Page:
Food Safety Recall: Farine et basilic inc. recalls Sauce à la viande / Meat sauce (500 ml glass jars; sold up to 8 December 2020) because the product was not held at refrigeration temperature from time of purchase and lacked required labelling instructions to “keep refrigerated.”

Food Safety Recall: Boucherie L’Amiral inc. recalls two smoked salmon products due to lack of proper storage instructions on the product labels. Please refer to the recall notice for complete details.


Allergy Alert (Belgium): Aldi recalls Trader Joe’s brand Mendiants Classic (BIO) (250g; All Best before dates up to 23/05/2021) due to undeclared almonds.

Allergy Alert (Belgium): Aldi recalls Pirato brand TORTILLACHIPS – variante sweet chili / Sweet chili tortilla chips (200g; Lots 14 05 21 C 04:02 F11 46 jusqu’à et y compris 14 05 21 D 12:40 F11 46; Best before 14/05/2021) due to undeclared milk.

Allergy Alert (Finland): Snellmanin Kokkikartano Oy recalls Mr. Panini Gluteeniton kinkkupanini / Mr. Panini My Gluten Free Ham Panini (235g; Expiry dates 17.12.2020, 19.12.2020 & 24.12.2020) and Mr. Panini Gluteeniton kanapanini / Mr. Panini My gluten-free chicken panini (235g; Expiry dates 17.12.2020, 19.12.2020 & 24.12.2020) due to undeclared oats.

Allergy Alert (France): LESIEUR recalls Lesieur brand Sauce Algérienne (940g; Lot #20043G04; Expiry dates 28/02/2021 & 30/06/2021) due to undeclared mustard.

Allergy Alert (Italy): VALSOIA SPA recalls Valsoia brand Preparazione alimentare VEGETALE a base di SOIA FERMENTATA / Vegetable food preparation based on fermented soy (125g; Lot #L3210; Best before 01-03-2021) due to undeclared milk.

Allergy Alert (UK): Lakeland recalls Flower & White, Bake On Strong White Bread Flour (1.5 kg; Best before 01 May 2021 & 01 June 2021) due to undeclared gluten (wheat).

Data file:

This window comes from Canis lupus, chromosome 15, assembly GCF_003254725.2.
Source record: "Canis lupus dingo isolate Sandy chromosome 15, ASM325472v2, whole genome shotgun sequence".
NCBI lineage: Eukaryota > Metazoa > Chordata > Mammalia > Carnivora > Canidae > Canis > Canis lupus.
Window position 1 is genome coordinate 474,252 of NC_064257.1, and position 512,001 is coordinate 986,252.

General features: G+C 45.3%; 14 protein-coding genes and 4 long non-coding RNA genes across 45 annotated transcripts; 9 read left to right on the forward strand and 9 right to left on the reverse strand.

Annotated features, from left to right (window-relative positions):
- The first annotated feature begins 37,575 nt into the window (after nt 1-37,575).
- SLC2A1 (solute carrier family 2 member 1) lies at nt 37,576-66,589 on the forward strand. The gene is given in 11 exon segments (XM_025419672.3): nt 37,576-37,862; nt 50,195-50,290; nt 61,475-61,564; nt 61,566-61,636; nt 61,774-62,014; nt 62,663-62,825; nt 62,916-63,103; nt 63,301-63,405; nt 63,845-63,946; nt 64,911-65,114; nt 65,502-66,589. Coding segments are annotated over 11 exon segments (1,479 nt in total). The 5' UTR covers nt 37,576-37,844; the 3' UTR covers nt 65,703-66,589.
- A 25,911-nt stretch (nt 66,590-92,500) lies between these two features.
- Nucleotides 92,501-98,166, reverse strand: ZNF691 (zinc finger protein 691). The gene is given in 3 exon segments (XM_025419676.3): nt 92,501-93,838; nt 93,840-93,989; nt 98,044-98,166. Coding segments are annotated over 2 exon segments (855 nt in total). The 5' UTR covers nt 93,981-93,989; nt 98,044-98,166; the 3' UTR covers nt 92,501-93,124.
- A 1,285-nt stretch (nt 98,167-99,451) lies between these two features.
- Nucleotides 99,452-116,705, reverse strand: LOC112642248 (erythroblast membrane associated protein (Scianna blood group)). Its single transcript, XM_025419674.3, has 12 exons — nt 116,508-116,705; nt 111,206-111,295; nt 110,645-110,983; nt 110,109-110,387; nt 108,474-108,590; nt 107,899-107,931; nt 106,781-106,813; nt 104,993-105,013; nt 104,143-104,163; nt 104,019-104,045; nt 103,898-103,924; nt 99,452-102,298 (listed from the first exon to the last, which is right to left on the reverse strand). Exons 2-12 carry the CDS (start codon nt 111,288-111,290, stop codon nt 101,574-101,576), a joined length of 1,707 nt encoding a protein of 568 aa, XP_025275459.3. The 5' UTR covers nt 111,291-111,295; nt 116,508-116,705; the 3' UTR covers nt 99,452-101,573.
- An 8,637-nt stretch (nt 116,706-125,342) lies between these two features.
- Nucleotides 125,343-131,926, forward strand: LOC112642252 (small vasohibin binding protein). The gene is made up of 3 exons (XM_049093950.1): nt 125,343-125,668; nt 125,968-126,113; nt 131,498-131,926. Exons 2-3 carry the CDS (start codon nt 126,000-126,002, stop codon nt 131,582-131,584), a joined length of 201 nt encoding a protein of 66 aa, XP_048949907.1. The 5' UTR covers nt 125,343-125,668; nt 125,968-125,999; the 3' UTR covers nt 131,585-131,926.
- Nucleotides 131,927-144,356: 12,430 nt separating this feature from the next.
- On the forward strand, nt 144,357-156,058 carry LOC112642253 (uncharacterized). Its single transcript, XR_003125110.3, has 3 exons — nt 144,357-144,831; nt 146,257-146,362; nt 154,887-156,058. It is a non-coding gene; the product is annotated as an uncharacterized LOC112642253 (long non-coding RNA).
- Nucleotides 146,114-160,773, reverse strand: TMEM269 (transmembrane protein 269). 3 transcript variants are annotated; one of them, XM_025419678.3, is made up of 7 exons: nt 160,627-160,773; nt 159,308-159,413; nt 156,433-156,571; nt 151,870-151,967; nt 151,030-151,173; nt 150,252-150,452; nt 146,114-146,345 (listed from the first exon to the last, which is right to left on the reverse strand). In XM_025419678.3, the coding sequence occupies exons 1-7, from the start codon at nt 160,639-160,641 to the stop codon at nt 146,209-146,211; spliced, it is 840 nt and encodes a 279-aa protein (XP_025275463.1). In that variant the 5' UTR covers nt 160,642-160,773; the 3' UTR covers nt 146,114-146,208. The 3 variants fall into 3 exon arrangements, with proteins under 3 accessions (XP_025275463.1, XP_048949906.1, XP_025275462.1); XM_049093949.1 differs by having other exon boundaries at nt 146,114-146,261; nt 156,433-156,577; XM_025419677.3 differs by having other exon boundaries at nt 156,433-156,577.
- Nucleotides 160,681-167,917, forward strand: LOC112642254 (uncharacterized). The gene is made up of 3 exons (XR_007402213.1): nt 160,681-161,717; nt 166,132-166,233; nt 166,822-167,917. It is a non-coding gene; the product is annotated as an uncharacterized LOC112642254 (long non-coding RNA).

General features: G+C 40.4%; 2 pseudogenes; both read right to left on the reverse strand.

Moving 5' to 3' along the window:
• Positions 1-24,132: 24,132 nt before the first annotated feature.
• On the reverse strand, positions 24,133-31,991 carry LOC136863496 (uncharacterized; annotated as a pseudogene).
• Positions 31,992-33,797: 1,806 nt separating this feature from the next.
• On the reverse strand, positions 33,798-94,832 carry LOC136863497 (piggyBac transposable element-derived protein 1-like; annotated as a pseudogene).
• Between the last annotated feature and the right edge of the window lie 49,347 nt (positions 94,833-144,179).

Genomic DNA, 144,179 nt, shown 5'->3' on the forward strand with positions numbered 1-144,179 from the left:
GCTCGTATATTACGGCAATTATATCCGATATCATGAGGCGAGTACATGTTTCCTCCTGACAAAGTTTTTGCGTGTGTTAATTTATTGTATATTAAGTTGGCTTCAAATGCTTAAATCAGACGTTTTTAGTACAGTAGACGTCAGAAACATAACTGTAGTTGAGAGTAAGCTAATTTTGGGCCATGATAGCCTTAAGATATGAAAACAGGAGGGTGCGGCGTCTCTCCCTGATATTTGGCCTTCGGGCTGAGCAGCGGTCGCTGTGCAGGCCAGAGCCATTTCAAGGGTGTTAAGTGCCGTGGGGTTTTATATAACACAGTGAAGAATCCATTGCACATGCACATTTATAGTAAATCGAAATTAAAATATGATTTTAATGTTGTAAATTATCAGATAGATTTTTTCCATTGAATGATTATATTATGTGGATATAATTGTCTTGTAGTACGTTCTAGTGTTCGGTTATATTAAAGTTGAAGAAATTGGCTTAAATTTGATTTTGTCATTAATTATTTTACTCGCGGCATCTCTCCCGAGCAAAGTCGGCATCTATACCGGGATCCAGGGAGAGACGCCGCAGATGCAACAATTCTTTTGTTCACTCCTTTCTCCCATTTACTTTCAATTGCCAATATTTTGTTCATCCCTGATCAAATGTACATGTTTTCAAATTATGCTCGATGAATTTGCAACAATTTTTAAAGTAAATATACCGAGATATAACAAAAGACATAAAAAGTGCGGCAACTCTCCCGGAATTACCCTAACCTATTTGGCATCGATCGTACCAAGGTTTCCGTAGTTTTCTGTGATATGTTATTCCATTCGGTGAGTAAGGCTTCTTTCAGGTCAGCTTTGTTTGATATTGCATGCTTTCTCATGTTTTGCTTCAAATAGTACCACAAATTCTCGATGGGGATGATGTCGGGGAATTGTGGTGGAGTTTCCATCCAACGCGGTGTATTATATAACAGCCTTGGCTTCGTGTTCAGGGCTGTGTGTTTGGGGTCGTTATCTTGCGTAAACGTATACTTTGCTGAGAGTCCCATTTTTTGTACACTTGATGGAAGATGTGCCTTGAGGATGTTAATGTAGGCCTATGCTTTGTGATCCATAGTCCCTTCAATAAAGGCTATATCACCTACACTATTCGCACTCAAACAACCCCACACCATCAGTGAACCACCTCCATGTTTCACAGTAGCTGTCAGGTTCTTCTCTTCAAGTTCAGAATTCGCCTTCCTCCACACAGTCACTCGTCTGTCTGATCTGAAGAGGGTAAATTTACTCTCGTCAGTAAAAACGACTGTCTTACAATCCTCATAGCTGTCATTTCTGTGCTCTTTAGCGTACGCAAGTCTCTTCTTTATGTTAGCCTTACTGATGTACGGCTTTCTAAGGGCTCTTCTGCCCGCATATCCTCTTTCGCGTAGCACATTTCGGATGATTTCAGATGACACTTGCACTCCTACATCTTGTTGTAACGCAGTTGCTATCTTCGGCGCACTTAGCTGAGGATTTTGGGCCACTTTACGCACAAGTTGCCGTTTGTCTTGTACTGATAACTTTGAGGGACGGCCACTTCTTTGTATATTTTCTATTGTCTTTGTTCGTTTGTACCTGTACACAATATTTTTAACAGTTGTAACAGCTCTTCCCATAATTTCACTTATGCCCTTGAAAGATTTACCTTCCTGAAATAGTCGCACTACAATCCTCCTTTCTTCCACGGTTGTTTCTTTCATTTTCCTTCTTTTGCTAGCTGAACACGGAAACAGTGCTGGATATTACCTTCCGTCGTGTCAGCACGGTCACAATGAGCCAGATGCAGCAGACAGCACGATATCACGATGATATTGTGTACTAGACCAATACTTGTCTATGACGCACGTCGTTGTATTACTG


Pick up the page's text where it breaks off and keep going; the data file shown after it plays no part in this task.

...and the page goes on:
Allergy Alert (UK): Picard recalls multiple frozen products because they contain various allergens which are not listed in English on the label. Please refer to the recall notice for a complete list of affected products and undeclared allergens.

Food Safety Recall (Denmark): Nakskov Mill Foods A/S recalls X-tra Cornflakes (1 kg; 20.10.2021, 21.10.2021, 02.11.2021, 03.11.2021, 04.11.2021, 11.11.2021, 18.11.2021) and First Price Cornflakes (1 kg; Best before 16.11.2021) due to foreign matter (metal pieces) contamination.

Food Safety Recall (France): Auchan recalls Mère Lalie brand Terrine de lapin au serpolet / rabbit terrine with wild thyme (200g; Lot #J 09 10 2023) due to possible foreign matter (glass particles) contamination. 

Food Safety Recall (France): Auchan recalls Maxi Crousti de poulet / Maxi chicken crisps (400g; Lot #344060; Use by 31/12/2020) due to foreign matter contamination.

Food Safety Recall (France): La Société LOSFELD DISTRIBUTION recalls Fromagerie des 2 Caps brand Fromage des 2 Caps fromage fermier au lait cru / raw milk cheese (320g; Lot #272; Use by 17/11/2020 & 21/11/2020) due to E. coli contamination.

Food Safety Recall (France): Industry recalls Bonduelle brand Mesclun (145g; Lots #27631345 & 27631363; Best by 12/12/20) due to Salmonella contamination.

Food Safety Recall (France): Intermarché recalls Saint Eloi brand Mesclun (125g; Lot #27631329; Use by 10/12/20) due to Salmonella contamination.

Food Safety Recall (France): Industry recalls U brand Roquette salad (150g; Lot 27631323 – 27636358; Best by 10/12/20 – 11/12/20) and U brand Mesclun (175g; Lot #27631353; Best by 10/12/2020) due to Salmonella contamination.

Food Safety Recall (Luxembourg): Auchan recalls Mère Lalie brand Terrine de lapin au serpolet / rabbit terrine with wild thyme (200g; Lot #J 09 10 2023) due to possible foreign matter (glass particles) contamination. 

Asia, Africa and the Pacific Islands

Food Safety Recall (Israel): Meiri Beigel Ltd. recalls Classic Grissini Crumbs (200 grams; Batch codes 29420 and 29520; Best before 20.10.2021 and 21.10.2021) due to foreign matter (small plastic chips) contamination.